On “Moonlight”: in praise of blue black boys

I finally saw the movie “Moonlight” over the holidays. I am pleased that it was nominated for 8 Academy Awards. Adapted from the play “In Moonlight, Black Boys Look Blue,” the film is, among other things, a coming-out story of a young black man, set against the backdrop of the 1980s war on drugs. It’s a sparse film, full of small gestures and precise performances. The main character is seamlessly played by three actors, from prepubescence to young adulthood.

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The resonance between my 2013 YA novel BEREFT and the film is very strong. Like the character Chiron in Moonlight, my 13-year old character Rafe faces bullying and lives with his mentally unstable mother in an inner city neighborhood. (BEREFT differs in that it focuses on Rafe’s school life when he gets a scholarship to a Catholic prep school).

The importance of the movie, which centers on black queer love, cannot be overstated.
Our stories are finally getting the recognition they deserve.

NEW FICTION: Pestilence (Case Studies in Paranoid-Empathetic-Selective-Telepathy”

The rise and subsequent normalization of White Supremacy in this election season is the reason I wrote “Pestilence (Case Studies in Paranoid-Empathetic-Selective-Telepathy,” It’s a piece of flash fiction that deals with the new forms that racism has taken on in the current zeitgeist.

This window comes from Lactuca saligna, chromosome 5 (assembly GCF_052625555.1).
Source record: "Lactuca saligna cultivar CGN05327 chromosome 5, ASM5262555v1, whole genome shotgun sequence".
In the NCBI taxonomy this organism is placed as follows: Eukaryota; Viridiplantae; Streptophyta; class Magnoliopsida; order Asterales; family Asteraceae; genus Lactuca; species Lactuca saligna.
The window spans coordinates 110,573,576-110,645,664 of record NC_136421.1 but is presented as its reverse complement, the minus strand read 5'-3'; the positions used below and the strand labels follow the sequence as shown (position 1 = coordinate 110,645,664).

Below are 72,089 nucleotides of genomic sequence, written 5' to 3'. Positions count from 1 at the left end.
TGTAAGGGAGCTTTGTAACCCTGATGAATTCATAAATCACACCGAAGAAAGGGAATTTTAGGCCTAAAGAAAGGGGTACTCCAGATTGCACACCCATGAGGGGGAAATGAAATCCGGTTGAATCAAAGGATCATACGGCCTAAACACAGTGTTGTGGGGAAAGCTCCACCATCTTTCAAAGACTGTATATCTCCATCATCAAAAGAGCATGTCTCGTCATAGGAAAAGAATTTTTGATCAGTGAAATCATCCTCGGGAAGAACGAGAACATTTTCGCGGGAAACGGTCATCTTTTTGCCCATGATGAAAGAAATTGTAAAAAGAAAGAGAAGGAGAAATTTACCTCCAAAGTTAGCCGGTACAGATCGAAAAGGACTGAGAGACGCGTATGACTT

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BOOK REVIEW: The Incarnations by Susan Barker. An interstitial epic set in China

The IncarnationsThe Incarnations by Susan Barker

My rating: 5 of 5 stars

Spanning over 1000 years, The Incarnations starts in contemporary China and follows the life of a young taxi driver and his family. Wang Jun is the son of a former Maoist official whose mental illness and bisexuality estranges him from his already cold father and his manipulative stepmother. Wang Jun is married to a massage therapist and has a 10 year old daughter who aspires to be a comic book artist. The family lives in abject poverty, a stark contrast from the relative opulence of his upbringing. Wang Jun begins receiving anonymous letters addressed to him that recount in vivid detail the past lives he and the letter writer have lived, starting from the Bronze Age and up to and including the Cultural Revolution. The appearance of the letters begins to intrude into his family life in unexpected ways.
The prose style of the anonymous letters, addressed in the second person, are rich, (homo)erotic and flavored with folklore as well as historical accuracy. The contemporary scenes are beautiful rendered, full of carefully crafted characters and emotionally resonant vignettes. There is a wonderful tension between the modes of storytelling —psychologically acute portraiture and the epic, tall-tale style of the letters. This is an uncategorizable novel—historical and contemporary, magical and mundane.